The story of Catamaran Corp. (TSX:CCT), the giant healthcare technology company that was once known as tiny SXC Health and hailed from Milton, Ontario, isn’t familiar to most Canadian investors, but it should be.
This morning, Catamaran posted another record year. The company earned $116.7-million on revenue of $9.9-billion, which was up 100% over 2011 which, incidently, was also a record.
The big news for 2012, of course, was the company’s merger with Catalyst Health, which was approved by shareholders on July 3rd. CEO Mark Thierer said the opportunities for growth in its space aren’t over.
“This past year has been a transformative period for Catamaran, led by the merger with Catalyst which doubled our size,” he said. “Throughout this period, we never lost sight of our goals and operational plan, which was the foundation for the results we achieved in 2012. Our operational excellence, coupled with the successful progression of our integrations, yielded another record setting year. The dramatic changes embarked upon by Catamaran in 2012, combined with the financial savings and clinical results we delivered to our customers, have created a number of new opportunities for the Company. The entire Company is focused on continuing to deliver superior results, and we are well positioned to take advantage of our growth and enhanced capabilities in 2013.”
SXC Health’s trajectory is unparalleled in the recent history of Canadian tech. As late as 2004, the company was plodding along more than a decade after it was founded with just $33 million in revenue. There was no big, splashy Bay Street IPO; the company went public in a reverse takeover of a publicly listed shell, allowing it to raise a relatively meager $10 million in 1997.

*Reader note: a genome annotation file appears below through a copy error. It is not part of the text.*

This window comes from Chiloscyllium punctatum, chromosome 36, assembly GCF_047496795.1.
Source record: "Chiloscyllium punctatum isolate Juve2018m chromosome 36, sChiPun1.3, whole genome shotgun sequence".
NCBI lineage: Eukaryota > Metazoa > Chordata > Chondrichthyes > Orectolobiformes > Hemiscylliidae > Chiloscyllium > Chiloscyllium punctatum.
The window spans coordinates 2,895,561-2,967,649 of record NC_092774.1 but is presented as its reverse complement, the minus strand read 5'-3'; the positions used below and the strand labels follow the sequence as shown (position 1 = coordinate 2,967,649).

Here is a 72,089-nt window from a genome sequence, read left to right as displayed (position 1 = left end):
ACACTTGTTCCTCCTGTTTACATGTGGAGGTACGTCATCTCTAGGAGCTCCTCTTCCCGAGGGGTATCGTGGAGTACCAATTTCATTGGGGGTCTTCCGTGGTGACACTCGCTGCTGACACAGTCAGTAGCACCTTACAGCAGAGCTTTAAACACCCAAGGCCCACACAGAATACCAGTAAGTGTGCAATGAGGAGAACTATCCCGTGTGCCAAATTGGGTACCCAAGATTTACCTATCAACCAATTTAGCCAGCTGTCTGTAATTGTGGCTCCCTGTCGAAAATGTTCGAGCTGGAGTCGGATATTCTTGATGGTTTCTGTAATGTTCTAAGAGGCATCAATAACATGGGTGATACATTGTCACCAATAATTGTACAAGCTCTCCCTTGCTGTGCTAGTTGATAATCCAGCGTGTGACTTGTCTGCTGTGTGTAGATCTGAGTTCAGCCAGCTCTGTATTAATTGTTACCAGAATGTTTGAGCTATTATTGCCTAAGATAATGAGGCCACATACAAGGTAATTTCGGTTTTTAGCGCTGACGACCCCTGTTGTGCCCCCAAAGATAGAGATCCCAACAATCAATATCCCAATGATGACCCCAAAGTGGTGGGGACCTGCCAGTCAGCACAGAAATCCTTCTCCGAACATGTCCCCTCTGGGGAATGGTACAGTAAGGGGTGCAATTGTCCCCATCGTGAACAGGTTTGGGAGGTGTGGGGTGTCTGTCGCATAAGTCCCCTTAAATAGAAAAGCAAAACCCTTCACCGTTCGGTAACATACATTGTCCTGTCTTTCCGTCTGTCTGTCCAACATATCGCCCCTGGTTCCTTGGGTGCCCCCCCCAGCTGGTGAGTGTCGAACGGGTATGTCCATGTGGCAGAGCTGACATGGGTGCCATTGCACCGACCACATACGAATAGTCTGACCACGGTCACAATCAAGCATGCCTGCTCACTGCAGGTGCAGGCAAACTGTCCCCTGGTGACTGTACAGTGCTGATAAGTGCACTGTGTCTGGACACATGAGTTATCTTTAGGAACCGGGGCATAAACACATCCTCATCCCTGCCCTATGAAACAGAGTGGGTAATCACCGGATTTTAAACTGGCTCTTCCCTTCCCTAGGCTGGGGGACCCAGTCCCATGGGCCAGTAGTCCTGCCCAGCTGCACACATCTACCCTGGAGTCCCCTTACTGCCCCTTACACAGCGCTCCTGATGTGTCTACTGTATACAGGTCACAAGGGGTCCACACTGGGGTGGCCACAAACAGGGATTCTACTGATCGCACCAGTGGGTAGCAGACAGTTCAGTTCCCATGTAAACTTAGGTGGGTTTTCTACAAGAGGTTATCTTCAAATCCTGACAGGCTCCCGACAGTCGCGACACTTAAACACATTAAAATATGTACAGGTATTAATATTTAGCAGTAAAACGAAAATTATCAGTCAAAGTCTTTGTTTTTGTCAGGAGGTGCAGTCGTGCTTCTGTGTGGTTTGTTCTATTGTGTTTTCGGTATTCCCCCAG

Today, Catamaran is filling the upstart number three role in a space dominated by Fortune 500 giants.
Pharmacy Benefits Managers are third party administrators of prescription drug programs, and are responsible for processing and paying prescription drug claims. The sector was shaken up early in 2012 when the merger of Express Scripts and Medco got the green light from US antitrust regulators and created a leader that boasted combined revenues of $116-billion, topping the space’s number two, CVS Caremark, which was the result of a merger between the large drugstore chain that was CVS and pharmacy benefits manager Caremark. CVS Caremark is now the second-largest competitor with $107 billion in revenues, and itself the subject of antitrust debate.
At press time, shares of Catamaran on the TSX were down 4.2% to $54.40.